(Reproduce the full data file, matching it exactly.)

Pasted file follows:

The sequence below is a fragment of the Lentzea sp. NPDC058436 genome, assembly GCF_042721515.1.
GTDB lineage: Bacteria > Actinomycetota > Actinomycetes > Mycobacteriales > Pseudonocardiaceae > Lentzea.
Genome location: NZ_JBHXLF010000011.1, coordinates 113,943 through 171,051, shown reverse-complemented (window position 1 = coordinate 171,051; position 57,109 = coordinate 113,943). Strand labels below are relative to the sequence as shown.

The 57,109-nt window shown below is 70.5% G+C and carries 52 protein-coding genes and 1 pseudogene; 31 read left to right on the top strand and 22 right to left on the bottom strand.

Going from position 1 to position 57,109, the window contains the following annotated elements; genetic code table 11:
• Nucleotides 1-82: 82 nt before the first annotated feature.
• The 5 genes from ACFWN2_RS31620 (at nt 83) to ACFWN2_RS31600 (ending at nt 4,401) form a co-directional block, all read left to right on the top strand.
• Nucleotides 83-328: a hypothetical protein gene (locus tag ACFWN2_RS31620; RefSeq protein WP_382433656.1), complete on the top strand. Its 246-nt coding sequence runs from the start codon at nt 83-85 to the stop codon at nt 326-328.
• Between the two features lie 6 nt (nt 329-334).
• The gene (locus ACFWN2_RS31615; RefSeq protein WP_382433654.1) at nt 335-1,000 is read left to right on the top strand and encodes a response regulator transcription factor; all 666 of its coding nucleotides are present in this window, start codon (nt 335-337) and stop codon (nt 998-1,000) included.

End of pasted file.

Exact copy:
The sequence below is a fragment of the Lentzea sp. NPDC058436 genome, assembly GCF_042721515.1.
GTDB lineage: Bacteria > Actinomycetota > Actinomycetes > Mycobacteriales > Pseudonocardiaceae > Lentzea.
Genome location: NZ_JBHXLF010000011.1, coordinates 113,943 through 171,051, shown reverse-complemented (window position 1 = coordinate 171,051; position 57,109 = coordinate 113,943). Strand labels below are relative to the sequence as shown.

The 57,109-nt window shown below is 70.5% G+C and carries 52 protein-coding genes and 1 pseudogene; 31 read left to right on the top strand and 22 right to left on the bottom strand.

Going from position 1 to position 57,109, the window contains the following annotated elements; genetic code table 11:
• Nucleotides 1-82: 82 nt before the first annotated feature.
• The 5 genes from ACFWN2_RS31620 (at nt 83) to ACFWN2_RS31600 (ending at nt 4,401) form a co-directional block, all read left to right on the top strand.
• Nucleotides 83-328: a hypothetical protein gene (locus tag ACFWN2_RS31620; RefSeq protein WP_382433656.1), complete on the top strand. Its 246-nt coding sequence runs from the start codon at nt 83-85 to the stop codon at nt 326-328.
• Between the two features lie 6 nt (nt 329-334).
• The gene (locus ACFWN2_RS31615; RefSeq protein WP_382433654.1) at nt 335-1,000 is read left to right on the top strand and encodes a response regulator transcription factor; all 666 of its coding nucleotides are present in this window, start codon (nt 335-337) and stop codon (nt 998-1,000) included.